sambusak to shakshuka

If you haven’t visited Israel or the Middle East and are feeling perplexed by the word sambusak or shakshuka, don’t be. Sambusak is a savory pastry, the dough similar to that of a calazone, with Sephardic Iraqi cuisine roots, and it’s filled with a range of succulent minced meats or cheese options. Bulgarian cheese along with za’atar, a popular spice comprised of various dried herbs such as hyssop, thyme, or some combination thereof and toasted sesame seeds, is one option. Potatoes, hard-boiled eggs mixed with spice-scented sautéed ground meat stuffed inside the soft dough another.

Sambusaks are heated in a wood-burning oven, served warm and ready to eat, as are most of the breads at the iconic Abulafia Bakery. Located a bit down from the old Turkish clock tower in Yaffo, or Jaffa, Abuelafia or Abouelafia (and there seems to be many spellings) has been around since 1879. Open around-the-clock, Abulafia caters to the Tel Aviv crowd; it’s a city that never sleeps and filled with folks with an appetite.

Pita with za’atar is arguably one of the most popular items (I’m strictly guessing on this) or begaleh- round soft Israeli pretzels coated with toasted sesame seeds. The pitas and sambusaks rest behind glass cases, not great for food photographers but being cigarette smoking is still popular in this hectic region, it’s probably a good thing.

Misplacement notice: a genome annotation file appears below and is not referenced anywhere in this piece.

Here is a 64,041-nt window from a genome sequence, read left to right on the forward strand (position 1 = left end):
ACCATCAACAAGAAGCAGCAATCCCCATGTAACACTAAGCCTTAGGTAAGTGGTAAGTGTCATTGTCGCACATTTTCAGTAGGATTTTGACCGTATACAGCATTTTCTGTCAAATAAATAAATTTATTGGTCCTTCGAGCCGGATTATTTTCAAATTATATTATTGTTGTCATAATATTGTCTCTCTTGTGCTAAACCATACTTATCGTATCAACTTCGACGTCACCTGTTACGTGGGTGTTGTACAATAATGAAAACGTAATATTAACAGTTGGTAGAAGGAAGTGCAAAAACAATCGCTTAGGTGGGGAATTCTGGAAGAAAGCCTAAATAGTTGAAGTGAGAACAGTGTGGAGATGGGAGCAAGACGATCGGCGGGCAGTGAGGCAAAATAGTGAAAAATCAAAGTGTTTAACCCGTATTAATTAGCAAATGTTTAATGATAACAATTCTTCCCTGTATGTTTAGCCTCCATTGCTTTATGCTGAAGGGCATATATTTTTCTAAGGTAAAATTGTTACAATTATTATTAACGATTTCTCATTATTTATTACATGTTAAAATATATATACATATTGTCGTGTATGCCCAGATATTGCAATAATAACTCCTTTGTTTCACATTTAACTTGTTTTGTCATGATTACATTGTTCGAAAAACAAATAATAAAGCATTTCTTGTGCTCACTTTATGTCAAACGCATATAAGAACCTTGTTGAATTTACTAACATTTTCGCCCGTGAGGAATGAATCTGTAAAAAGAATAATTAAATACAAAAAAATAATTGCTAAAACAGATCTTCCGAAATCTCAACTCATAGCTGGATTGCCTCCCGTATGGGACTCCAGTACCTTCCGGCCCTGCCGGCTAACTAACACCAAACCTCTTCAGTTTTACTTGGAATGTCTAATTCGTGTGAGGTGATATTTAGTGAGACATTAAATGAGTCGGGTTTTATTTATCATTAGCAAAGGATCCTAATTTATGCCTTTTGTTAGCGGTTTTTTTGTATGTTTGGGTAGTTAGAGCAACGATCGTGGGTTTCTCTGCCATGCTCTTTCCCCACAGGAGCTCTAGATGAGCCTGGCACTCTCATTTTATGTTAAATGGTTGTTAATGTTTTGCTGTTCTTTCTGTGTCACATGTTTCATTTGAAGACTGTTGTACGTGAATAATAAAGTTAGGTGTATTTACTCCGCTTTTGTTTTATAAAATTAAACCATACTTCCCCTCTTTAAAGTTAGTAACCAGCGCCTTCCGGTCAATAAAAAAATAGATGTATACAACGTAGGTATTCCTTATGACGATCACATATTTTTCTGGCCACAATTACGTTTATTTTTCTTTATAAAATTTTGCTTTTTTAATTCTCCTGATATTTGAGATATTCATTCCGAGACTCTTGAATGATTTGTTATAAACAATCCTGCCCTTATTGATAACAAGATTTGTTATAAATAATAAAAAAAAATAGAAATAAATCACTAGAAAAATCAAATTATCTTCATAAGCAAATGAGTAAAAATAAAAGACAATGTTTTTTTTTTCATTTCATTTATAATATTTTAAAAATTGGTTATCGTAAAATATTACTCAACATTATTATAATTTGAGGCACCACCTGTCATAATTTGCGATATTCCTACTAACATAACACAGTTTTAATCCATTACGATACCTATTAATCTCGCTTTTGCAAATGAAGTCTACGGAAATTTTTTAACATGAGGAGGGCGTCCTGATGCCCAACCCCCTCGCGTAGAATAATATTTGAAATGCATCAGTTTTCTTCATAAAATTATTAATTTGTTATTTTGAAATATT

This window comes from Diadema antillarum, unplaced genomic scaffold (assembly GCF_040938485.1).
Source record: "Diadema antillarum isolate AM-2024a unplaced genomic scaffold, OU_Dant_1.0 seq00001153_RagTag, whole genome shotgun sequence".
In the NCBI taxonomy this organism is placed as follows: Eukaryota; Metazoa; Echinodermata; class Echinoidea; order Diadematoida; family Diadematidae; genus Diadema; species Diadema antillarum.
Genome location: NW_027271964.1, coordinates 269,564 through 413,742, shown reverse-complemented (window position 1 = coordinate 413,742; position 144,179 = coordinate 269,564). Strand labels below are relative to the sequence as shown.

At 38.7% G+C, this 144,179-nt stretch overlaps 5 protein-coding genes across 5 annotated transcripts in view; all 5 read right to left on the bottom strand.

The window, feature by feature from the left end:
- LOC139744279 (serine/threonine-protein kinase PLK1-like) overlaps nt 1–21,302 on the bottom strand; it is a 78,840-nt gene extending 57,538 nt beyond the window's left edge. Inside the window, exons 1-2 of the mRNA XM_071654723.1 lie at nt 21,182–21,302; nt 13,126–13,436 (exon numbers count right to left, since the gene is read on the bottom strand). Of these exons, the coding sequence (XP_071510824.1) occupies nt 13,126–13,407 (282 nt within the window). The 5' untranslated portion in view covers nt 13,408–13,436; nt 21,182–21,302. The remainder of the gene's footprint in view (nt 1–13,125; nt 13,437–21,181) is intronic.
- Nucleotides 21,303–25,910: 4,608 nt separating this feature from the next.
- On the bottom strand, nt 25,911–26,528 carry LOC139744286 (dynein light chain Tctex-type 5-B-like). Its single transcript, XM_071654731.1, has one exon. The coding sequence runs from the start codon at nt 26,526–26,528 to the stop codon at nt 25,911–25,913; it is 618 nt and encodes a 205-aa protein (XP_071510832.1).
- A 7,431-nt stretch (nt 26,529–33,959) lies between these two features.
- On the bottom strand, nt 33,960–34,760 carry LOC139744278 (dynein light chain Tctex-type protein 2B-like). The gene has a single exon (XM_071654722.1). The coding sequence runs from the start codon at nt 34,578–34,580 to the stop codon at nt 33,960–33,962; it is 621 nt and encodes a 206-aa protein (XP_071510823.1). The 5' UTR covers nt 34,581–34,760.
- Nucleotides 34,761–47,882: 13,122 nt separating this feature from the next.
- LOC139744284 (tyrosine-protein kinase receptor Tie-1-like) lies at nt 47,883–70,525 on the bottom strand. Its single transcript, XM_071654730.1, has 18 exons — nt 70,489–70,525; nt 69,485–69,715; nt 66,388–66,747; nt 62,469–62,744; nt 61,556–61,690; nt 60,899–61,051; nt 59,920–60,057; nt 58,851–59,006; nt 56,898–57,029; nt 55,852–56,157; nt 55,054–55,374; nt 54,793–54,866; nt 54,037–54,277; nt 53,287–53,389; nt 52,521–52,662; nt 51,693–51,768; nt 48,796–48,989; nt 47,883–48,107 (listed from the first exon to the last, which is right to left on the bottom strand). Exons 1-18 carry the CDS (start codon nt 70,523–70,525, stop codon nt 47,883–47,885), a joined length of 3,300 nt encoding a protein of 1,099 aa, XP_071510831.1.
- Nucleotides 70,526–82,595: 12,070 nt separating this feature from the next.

Sambusaks, pita with za’atar and all the pastries are popular throughout the country. But if you’re strolling through Yaffo, Abulafia is a great place to grab a bite. In the winter Abulefia makes traditional sufganiot or Israeli doughnuts- fried dough filled with strawberry jam sometimes filled with dulce de leche.

Another iconic eatery in Yaffo is Dr. Shakshuka. Shakshuka or shakshouka is a dish that’s popular in almost all cafes serving food and is on most if not all breakfast menus in Israel. It’s relatively easy to prepare at home if you’re looking for a recipe.

The restaurant is indeed filled with charm and character and turns around a meal very quickly, but it’s hard to plug the main attraction beyond that. I would instead grab a baguette sandwich from around the corner or fresh squeezed carrot or pomegranate juice from various juice stands throughout the city. The focus of my time in Yaffo this trip was the views, not so much the food, and no doubt I enjoyed consuming the views with my eyes.

On Yumivore: my recipe for shakshouka

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4 Responses to sambusak to shakshuka

  1. foodwanderings January 7, 2012 at 6:36 pm #

    OMG I am dying to go back home and revisit these places!! Gorgeous post!!

  2. Orly January 8, 2012 at 1:01 am #

    Thanks so much Shulie! I was torn between eating and taking shots the whole trip, two weeks isn’t enough time. Stay tuned for more photos (and hopefully posts as well).

  3. Einat S. January 8, 2012 at 1:24 am #

    From the picture, it seems you got the pan you were looking for.
    I feel as if we shared at least some moments of Shakshuka experience together…
    B.T.W, great pictures!

  4. Orly January 8, 2012 at 2:12 am #

    Loved enjoying shakshouka with you Einat. Still searching for that rustic pan though!